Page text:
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Prison cell or ankle bracelet? How countries imprison former leaders



Prison cell or ankle bracelet?  How countries imprison former leaders

If the jury in Donald Trump’s criminal hush-money trial finds him guilty, the US could face an unprecedented outcome: a prison sentence for a former president who is one of the most divisive people in the world.

That would force authorities to consider whether Trump, who is entitled to lifelong protection from the US Secret Service, can safely serve his time behind bars or whether alternative arrangements should be made.

It’s a mystery that other countries have had to deal with.


The South American country, wracked by years of unrest, has jailed so many presidents that it created a police academy to house them.

The facility on the outskirts of Lima currently houses two ex-presidents: Alejandro Toledo, who is awaiting trial on corruption charges, and Pedro Castillo, who is accused of rebellion after attempting to dissolve Congress in late 2022.

Another former president, Alberto Fujimori, was released in December 2023. He was pardoned after serving 16 years of a 25-year prison sentence for human rights abuses. He spent his time behind bars gardening and painting.

Ollanta Humala, another former president, spent nine months in pre-trial detention on corruption charges before being released on the condition that he report regularly to court.

According to local media, the special prison contains three apartment-like cells with outdoor terraces.

Pedro Pablo Kuczynski, another former president, is not being held there: he has been under house arrest since 2019 while under investigation on corruption charges.


The country’s only female president, Park Geun-hye, appears to have received no special treatment after she was convicted of corruption in 2018.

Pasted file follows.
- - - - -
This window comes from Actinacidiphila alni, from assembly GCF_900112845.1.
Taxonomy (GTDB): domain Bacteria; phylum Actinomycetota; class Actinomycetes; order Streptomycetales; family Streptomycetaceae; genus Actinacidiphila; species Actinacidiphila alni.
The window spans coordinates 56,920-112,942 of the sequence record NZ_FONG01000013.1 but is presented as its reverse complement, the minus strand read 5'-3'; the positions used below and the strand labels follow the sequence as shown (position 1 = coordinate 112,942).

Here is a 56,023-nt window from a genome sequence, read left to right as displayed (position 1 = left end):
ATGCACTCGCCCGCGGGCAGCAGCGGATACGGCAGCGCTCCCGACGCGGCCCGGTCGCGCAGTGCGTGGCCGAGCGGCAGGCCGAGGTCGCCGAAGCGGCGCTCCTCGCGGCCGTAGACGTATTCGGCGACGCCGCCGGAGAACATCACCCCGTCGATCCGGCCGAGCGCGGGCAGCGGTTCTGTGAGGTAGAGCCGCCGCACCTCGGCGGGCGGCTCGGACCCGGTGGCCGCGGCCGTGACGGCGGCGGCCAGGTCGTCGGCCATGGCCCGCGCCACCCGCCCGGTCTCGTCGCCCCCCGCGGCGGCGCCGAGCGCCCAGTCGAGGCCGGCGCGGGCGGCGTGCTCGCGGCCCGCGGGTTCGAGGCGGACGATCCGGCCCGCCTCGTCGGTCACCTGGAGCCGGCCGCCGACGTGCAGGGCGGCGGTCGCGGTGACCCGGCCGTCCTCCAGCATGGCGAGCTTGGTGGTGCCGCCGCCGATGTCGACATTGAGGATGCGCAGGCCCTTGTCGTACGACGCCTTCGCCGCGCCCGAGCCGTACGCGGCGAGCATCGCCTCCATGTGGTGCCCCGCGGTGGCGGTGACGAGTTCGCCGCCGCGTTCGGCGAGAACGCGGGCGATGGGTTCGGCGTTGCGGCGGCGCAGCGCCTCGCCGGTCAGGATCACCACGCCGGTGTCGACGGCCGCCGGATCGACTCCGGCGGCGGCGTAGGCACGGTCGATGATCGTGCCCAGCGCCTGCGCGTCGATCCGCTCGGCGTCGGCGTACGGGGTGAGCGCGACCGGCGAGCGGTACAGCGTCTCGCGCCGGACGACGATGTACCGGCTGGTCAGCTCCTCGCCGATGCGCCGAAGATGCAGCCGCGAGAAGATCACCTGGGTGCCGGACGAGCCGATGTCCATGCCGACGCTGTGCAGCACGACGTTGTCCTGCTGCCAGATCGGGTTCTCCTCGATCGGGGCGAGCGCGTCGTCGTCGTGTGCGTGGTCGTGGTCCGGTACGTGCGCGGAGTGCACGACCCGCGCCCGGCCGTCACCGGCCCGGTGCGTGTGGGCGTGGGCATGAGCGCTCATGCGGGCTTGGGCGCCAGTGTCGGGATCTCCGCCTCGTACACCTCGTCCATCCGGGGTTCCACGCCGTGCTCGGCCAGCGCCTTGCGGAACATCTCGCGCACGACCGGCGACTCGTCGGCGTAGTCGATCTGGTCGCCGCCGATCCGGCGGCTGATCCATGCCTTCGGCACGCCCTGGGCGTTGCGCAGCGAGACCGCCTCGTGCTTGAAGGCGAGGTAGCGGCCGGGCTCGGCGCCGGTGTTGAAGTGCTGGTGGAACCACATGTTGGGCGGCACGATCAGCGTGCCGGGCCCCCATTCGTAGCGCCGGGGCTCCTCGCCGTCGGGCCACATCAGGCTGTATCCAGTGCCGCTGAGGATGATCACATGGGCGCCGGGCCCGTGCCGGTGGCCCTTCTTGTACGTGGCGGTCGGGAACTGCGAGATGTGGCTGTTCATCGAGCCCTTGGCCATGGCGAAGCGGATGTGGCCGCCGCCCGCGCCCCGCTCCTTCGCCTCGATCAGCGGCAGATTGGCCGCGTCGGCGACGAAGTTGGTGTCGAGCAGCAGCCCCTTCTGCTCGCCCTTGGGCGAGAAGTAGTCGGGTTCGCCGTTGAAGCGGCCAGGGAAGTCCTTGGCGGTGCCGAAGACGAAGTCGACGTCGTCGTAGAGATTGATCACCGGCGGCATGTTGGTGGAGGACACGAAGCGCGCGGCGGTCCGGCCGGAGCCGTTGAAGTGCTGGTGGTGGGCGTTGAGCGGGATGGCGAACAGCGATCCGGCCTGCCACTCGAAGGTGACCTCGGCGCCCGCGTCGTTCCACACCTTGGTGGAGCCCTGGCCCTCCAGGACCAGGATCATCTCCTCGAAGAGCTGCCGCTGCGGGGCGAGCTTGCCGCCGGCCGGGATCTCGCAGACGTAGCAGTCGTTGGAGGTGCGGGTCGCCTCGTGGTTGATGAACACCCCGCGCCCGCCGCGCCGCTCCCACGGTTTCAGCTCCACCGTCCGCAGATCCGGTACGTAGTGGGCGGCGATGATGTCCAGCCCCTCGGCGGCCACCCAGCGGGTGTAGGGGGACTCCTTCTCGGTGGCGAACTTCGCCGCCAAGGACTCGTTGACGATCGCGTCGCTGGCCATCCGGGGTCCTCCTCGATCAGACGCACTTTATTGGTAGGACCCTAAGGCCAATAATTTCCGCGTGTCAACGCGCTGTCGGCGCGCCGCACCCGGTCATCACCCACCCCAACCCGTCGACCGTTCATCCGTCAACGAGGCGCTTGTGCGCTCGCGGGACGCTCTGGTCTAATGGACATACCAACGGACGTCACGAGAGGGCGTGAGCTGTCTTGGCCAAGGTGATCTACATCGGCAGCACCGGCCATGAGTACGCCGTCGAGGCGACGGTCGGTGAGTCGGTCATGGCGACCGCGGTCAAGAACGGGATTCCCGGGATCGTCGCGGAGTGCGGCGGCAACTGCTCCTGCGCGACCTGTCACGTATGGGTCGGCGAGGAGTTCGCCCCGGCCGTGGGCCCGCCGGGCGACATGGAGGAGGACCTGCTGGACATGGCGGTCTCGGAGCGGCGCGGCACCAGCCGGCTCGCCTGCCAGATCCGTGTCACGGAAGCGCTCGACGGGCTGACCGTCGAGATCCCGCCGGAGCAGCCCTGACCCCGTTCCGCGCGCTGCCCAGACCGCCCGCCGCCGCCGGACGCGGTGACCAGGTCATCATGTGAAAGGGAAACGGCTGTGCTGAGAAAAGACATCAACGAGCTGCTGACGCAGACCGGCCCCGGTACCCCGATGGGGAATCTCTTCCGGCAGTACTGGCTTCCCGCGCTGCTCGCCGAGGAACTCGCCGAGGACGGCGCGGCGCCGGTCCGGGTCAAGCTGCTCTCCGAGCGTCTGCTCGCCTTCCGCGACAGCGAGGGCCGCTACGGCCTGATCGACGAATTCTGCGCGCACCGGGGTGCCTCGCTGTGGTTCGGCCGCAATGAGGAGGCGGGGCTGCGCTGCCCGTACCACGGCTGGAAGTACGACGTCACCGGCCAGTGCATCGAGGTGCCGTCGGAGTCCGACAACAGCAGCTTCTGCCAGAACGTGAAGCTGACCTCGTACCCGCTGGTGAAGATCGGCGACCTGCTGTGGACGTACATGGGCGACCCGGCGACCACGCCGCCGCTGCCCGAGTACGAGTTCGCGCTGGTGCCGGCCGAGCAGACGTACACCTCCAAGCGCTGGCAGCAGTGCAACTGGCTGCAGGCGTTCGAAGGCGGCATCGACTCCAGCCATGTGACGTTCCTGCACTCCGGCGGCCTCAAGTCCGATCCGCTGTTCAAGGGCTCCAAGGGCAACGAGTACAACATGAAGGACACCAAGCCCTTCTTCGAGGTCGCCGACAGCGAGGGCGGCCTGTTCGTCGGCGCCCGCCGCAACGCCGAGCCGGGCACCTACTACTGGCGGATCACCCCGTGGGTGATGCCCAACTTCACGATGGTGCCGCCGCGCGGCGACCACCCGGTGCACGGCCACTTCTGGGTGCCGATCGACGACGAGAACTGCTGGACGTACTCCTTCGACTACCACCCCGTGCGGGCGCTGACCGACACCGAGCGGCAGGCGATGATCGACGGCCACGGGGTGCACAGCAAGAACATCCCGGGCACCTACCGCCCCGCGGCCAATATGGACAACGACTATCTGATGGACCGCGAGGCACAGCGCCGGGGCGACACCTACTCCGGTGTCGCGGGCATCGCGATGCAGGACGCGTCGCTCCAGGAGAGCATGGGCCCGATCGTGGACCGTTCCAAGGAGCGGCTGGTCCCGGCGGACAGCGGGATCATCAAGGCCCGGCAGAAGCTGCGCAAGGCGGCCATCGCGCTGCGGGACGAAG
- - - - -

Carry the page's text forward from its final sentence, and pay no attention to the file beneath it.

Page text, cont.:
Park spent her time in a single cell in the Seoul Detention Center, where she was subject to the same rules and given the same food as other prisoners. She was allowed to watch television during the day, but only one channel was approved by the authorities.

She served nearly five years of a 20-year prison sentence before being pardoned in December 2021.

Park’s predecessor, Lee Myung-bak, was also jailed on corruption charges. Two other presidents, Chun Doo-hwan and Roh Tae-woo, were convicted of treason and corruption in the 1990s.


Brazil’s current leader, Luiz Inacio Lula da Silva, spent more than a year in prison after being convicted of corruption following his first stint as president from 2003 to 2010.

Allies say his time in a 15-square-meter cell on the third floor of the federal police headquarters in Curitiba has given the left-wing politician a renewed sense of social justice.

He has read books about race, slavery and hunger, he said. Lula’s 2018 conviction was overturned the following year and he was re-elected in 2022.

He defeated far-right leader Jair Bolsonaro, who is under investigation for allegedly plotting a coup after his loss.


Former President Nicolas Sarkozy has been sentenced to prison in two separate cases for campaign finance violations and bribing a judge. Judges have ruled he can serve both sentences by wearing an electronic monitoring bracelet instead of going to prison.

Sarkozy, who served as president from 2007 to 2012, remains free while he appeals both cases to the country’s highest court.

His predecessor, Jacques Chirac, was given a two-year suspended sentence after being found guilty of corruption in 2011.

If Sarkozy’s convictions are upheld, his incarceration would allow him to stay closer to home than any other notable French leader.

After conquering much of Europe, Emperor Napoleon Bonaparte suffered a series of military defeats and was exiled to the island of Elba in the Mediterranean in 1814. Less than a year later he escaped, took back control of France and was defeated at the Battle of Waterloo.

This time he was exiled to the South Atlantic island of Saint Helena, where he was guarded by 2,100 British soldiers and ten ships until he died six years later.

(This story has not been edited by NDTV staff and is auto-generated from a syndicated feed.)